We are looking at how the immune system responds to the malaria parasite in order to find better ways to prevent and treat the disease.
Malaria is a life-threatening disease caused by parasites transmitted through bites of infected mosquitoes. In 2016, there were more than 216 million cases and nearly half a million deaths from malaria worldwide, mainly in sub-Saharan Africa, and it is a major health burden in many countries.
We want to understand more about how the immune system responds to parasite infection, and are particularly interested in finding out how the different components of the immune system protect us from infection, as well as how they can influence the severity of the disease. We would like to know more about the molecules of the parasites that stimulate these protective or pathological responses.
Using the mouse as a model for human malaria, we are developing ways of manipulating the cells and molecules of the immune system to determine how the infection is eliminated from the blood, and whether the pathological effects of the immune response can be blocked to prevent severe malarial disease.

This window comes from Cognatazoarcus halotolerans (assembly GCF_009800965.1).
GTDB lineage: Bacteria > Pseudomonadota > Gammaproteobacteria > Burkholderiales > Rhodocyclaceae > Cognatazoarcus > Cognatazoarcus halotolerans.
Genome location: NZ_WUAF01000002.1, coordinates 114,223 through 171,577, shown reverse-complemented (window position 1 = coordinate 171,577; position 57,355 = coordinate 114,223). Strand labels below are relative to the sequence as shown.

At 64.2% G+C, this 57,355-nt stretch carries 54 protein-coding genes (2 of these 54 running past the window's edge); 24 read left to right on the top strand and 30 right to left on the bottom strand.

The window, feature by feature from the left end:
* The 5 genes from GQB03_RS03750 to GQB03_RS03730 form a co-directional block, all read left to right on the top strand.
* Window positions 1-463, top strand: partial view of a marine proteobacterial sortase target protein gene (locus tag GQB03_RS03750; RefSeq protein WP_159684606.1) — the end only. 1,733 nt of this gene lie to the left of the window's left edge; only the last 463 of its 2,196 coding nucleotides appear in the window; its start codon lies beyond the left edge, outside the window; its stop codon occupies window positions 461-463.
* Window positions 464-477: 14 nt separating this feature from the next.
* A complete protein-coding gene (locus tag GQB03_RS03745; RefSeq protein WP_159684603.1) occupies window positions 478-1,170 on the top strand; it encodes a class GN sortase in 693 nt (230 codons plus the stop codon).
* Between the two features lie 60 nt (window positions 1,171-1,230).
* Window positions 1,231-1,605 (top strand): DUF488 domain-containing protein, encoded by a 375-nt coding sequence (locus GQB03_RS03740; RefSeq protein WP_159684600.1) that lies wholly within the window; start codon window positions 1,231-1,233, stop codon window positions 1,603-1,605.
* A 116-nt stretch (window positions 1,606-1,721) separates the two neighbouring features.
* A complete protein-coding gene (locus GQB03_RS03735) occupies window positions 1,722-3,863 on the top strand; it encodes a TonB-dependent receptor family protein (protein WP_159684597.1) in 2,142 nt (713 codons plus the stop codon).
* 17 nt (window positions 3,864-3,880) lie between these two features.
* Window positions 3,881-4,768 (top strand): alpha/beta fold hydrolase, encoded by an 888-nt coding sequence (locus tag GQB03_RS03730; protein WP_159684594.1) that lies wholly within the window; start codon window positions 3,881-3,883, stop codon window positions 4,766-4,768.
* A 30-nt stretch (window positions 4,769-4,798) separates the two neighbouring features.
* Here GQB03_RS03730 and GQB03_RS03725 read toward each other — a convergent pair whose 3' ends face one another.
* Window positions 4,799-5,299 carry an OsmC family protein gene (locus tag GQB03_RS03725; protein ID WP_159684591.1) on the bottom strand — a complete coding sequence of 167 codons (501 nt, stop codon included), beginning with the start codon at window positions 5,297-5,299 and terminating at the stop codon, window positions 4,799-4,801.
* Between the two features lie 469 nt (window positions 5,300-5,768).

We also study the immune response of children who live in an area of Africa where they are constantly exposed to malaria. Most children suffer only few infections before developing immunity. However, there is small minority who have many episodes before becoming resistant. By comparing their immune responses we hope to determine the mechanisms responsible for controlling the infection, which are lacking in repeatedly-infected children. We will use this information to develop predictive biomarkers of susceptibility and develop new therapies to treat or prevent malaria.